Into The Wild: Glade

By | May 1, 2015
From Xplor: May/June 2015

Dry, rocky glades are home to sun-loving plants and animals found nowhere else in Missouri. So lace up your boots, shoulder your pack, and head into the wild.


The yellow-and orange flowers of prickly pear cactuses are beautiful to behold. When the flowers fade, eggshaped red fruits appear. The fruits, or pears, are edible — if you can get past the prickles.


Prairie dock’s toothed, heartshaped leaves are as big as elephant ears, growing nearly a foot wide and 2 feet long. Rub one of the leaves between your fingers, and you’ll find it feels as rough as sandpaper.

Take a Closer Look

Lichen grasshoppers are nearly invisible on rocks. But when they take flight, their orange wings give them away. Watch where one lands — it won’t fly far — and approach slowly for a better look.

Where to Go

Glades are scattered throughout the Ozarks. Just look for rocky, treeless sites on the south or west side of hills. Or, visit these public areas, which are known for their spectacular glades.

  1. Caney Mountain Conservation Area
  2. Danville Conservation Area
  3. Hughes Mountain Natural Area
  4. Indian Trail Conservation Area
  5. Taum Sauk Mountain State Park
  6. Stegall Mountain at Peck Ranch Conservation Area
  7. Valley View Glades Natural Area
  8. White River Balds at Ruth and Paul Henning Conservation Area
  9. Wildcat Glade Natural Area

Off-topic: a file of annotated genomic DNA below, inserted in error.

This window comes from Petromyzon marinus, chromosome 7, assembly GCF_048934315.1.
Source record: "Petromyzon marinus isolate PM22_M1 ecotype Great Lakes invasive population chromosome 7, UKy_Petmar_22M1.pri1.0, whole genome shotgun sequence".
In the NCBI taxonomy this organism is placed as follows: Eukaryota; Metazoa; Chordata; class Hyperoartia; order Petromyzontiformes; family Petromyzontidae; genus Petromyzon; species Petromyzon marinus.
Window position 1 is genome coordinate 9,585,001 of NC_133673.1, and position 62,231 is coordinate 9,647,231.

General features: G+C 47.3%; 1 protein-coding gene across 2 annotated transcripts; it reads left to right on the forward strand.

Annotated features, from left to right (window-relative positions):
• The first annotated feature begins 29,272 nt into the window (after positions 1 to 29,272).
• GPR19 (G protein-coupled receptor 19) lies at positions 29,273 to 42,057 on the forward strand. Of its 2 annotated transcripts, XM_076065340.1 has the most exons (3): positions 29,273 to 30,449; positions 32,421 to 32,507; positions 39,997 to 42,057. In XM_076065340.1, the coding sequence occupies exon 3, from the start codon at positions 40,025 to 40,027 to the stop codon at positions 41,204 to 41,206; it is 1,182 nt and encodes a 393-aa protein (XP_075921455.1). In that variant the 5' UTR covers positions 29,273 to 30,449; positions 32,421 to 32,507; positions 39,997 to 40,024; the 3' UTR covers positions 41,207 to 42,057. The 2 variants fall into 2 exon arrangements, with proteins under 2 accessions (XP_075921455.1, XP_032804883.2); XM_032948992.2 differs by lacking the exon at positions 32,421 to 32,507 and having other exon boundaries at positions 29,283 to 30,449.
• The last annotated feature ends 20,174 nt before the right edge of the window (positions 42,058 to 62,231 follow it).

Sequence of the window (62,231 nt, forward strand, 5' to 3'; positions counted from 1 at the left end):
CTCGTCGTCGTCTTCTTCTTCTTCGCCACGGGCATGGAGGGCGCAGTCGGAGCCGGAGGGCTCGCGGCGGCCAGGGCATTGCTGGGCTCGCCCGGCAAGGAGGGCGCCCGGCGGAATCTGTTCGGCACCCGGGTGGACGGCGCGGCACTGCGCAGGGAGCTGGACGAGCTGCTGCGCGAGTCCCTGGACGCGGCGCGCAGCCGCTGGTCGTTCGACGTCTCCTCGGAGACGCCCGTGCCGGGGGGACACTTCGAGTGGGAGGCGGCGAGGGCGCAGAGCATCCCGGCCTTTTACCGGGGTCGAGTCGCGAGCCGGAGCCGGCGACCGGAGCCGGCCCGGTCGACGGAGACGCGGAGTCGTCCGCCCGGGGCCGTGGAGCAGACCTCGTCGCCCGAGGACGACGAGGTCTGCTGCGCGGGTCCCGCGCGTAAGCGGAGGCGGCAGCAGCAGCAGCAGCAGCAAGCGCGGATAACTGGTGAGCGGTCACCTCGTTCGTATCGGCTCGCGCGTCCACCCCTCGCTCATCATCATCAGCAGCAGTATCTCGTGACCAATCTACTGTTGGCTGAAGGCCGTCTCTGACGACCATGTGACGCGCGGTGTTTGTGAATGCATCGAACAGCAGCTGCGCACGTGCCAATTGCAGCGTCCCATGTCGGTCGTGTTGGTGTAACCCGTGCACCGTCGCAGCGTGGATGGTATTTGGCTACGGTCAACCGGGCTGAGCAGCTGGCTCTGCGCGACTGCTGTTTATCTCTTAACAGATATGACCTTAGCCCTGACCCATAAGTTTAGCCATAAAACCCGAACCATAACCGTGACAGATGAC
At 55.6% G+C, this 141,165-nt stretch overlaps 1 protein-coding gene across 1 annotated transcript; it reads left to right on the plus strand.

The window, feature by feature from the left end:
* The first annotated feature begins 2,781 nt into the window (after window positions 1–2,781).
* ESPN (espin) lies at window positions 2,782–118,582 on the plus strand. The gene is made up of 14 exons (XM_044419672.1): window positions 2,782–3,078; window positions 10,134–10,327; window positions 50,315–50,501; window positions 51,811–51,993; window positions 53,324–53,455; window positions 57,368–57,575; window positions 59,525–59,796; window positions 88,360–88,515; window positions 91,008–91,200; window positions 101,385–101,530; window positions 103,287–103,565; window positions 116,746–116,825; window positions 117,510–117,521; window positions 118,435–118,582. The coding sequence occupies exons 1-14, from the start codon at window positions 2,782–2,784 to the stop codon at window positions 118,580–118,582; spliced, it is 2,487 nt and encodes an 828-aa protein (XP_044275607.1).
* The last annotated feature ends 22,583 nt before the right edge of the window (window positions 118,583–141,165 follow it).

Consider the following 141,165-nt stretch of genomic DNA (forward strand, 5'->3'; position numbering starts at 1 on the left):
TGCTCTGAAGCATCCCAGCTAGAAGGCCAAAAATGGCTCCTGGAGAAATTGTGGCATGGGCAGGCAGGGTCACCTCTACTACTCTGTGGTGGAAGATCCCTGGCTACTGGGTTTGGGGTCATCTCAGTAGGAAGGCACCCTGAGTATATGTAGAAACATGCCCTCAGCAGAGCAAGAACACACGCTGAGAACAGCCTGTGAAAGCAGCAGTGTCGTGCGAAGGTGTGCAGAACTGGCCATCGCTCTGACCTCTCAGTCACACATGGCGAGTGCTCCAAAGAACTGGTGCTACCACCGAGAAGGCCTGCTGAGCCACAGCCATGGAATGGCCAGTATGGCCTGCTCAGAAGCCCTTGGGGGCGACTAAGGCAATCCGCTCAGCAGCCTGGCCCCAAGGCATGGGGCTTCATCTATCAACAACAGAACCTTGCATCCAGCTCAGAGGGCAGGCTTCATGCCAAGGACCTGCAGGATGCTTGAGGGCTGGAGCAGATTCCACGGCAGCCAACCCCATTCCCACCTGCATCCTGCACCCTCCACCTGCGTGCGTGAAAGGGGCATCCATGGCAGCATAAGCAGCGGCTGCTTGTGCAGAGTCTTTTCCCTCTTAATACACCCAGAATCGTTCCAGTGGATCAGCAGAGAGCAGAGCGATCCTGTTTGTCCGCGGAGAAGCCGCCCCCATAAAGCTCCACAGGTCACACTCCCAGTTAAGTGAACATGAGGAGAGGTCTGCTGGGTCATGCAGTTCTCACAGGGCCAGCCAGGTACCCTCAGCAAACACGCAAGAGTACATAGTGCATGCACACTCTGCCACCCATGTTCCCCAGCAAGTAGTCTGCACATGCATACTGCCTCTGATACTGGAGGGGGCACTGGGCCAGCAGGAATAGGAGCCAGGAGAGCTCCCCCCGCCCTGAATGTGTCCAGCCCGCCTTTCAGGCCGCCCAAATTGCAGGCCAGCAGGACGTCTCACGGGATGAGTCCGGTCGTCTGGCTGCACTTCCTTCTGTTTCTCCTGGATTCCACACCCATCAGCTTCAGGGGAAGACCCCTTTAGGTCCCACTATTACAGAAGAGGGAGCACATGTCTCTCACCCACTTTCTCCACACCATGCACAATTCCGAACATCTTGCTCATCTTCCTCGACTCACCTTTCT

Heads Up!

Glade plants and animals are adapted to hot, sunny conditions. Humans? Not so much. So slather on sunscreen, wear a hat, and bring plenty of water.


Only cartoon roadrunners go “beep, beep.” Real roadrunners make a soft cooing call that sounds like a dove. The leggy birds run better than they fly, hoofing it across southern Missouri’s glades at nearly 20 miles per hour. They use their speed to run down prey, such as lizards, snakes, and scorpions.

After Dark

If you want to see Missouri’s hairiest — and some may say, scariest — spider, visit a glade after dark. Shine a flashlight on the rocky ground. If you’re lucky, you might spy a tarantula’s eyes shining back at you.

Did You Know?

Collared lizards are Missouri’s fastest reptiles, reaching speeds of 15 miles per hour when chasing down prey such as grasshoppers or dashing away from predators such as roadrunners. When a lizard needs to scurry in a hurry, it stands upright to run on its hind legs, using its long tail for balance.

And More...

This Issue's Staff

Brett Dufur
Les Fortenberry
Karen Hudson
Regina Knauer
Angie Daly Morfeld
Noppadol Paothong
Marci Porter
Mark Raithel
Laura Scheuler
Matt Seek
David Stonner
Nichole LeClair Terrill
Stephanie Thurber
Cliff White